John O’ Mahony
5 min read
As a former Police Officer with 40 years’ experience of working with victims of crime and, since my retirement from An Garda Siochana in 2017, have been working on a voluntary basis as an Advocate for crime victims, I want to highlight what I believe is an additional challenge for Victim Support organisations everywhere.
Any just society will choose to prevent problems rather than to treat them. This costs much less money but more importantly avoids the harm to be caused. Yet our government budgets too often fail to fund upstream so we are left to deal with the consequences, in our field of work….. the impact of crime.
As victim support agencies should our focus then rest on the victims’ journey from crime to court or are we called to serve a greater agenda?
Something unexpected happened in Finland in October 2020. A Psychotherapy Centre called Vastaamo and its clients became victims of a major data breach in which sensitive patient information was stolen and later disseminated online. The actual hacking of the database had happened much earlier in 2018-2019 but became public in October 2020.
Most people will never get to meet us and I hope you never will; when we get called to an incident serious tragedy has struck. Often multiple people have died and we join the blue light services to set up the incident management and psychosocial emergency support for both civilians and the first responders involved.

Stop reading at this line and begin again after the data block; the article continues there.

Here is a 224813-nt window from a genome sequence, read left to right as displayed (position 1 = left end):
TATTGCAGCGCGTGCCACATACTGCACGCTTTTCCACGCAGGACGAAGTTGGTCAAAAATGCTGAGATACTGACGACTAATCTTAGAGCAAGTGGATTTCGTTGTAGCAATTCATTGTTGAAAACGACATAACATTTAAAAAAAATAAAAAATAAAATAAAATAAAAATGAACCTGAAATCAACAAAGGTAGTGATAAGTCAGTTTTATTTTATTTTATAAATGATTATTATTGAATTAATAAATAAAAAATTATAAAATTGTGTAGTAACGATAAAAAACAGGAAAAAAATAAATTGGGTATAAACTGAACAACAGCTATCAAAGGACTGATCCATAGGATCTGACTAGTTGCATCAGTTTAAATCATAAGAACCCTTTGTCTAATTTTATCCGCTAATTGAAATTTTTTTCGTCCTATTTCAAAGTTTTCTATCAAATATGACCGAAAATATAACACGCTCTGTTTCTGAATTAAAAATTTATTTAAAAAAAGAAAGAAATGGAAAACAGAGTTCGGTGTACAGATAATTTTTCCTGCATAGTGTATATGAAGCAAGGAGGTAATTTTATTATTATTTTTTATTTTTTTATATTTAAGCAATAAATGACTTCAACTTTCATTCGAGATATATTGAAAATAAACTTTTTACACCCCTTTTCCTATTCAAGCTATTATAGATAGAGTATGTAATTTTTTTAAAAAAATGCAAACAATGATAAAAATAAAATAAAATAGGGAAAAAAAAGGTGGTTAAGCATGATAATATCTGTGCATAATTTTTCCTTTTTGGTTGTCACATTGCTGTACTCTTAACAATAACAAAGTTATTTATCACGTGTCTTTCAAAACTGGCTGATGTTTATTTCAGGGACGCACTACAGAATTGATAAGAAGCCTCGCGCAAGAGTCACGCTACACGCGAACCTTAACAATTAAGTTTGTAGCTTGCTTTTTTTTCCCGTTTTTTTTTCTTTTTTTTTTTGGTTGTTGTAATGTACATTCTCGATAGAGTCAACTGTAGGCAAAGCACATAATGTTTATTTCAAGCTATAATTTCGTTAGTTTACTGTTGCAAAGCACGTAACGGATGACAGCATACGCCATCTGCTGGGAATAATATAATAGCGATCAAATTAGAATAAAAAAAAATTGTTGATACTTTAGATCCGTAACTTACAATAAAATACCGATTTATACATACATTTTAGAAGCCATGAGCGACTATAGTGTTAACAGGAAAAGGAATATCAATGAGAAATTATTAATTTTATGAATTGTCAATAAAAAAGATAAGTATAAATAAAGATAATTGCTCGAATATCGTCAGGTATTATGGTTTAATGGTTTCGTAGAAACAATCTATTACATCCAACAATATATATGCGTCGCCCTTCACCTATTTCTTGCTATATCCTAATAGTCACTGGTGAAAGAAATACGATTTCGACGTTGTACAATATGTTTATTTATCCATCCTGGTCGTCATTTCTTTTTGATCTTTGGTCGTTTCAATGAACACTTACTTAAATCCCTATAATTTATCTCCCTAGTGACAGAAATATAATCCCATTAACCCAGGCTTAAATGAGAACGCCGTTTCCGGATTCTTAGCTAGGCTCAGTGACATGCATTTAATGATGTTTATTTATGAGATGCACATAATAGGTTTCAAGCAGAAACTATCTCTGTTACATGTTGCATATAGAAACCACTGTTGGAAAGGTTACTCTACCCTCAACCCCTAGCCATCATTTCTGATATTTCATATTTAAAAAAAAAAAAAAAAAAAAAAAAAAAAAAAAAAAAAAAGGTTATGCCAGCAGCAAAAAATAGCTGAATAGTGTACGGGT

Depending on what happened a big part of our work is to prevent many “well meant but not well done”-initiatives; when we witness tragedy this causes feelings of helplessness in us and we often smother the people affected by wanting to completely take over and control their situation. But we are not helping them if we do, we are actually mitigating our own helplessness into an action perspective.
From time to time, in Portugal, we are surprised by court decisions that stray from progress that has been made in recent years, in terms of the protection and promotion of the rights and interests of victims of crime.
Not long ago, the Lisbon Court of Appeal published a decision relating to a case of domestic violence: an 87-year-old man had been convicted, in the first instance, of abusing his 82-year-old wife and was given a prison sentence of 4 years and 4 months. Additionally, he was barred from contacting the victim for 5 years and was further obliged to attend a program on the prevention of domestic violence.
Yesterday, 13th October 2022, I was re-traumatised by a Healthcare professional. In Northern Ireland the UK govt set up a compensation fund for victims of the ‘Troubles’. It is called the Troubles Permanent Disablement Payment Scheme and administered by the Victims Payments Board. It is to provide successful applicants with between £2000-£10,000 annually to help improve their quality of life. I applied 12 months ago and since then I have provided all medical, therapist and personal documentary evidence of my PTSD and what happened to me as a survivor of the Loughinisland Massacre that took place on 18th June 1994.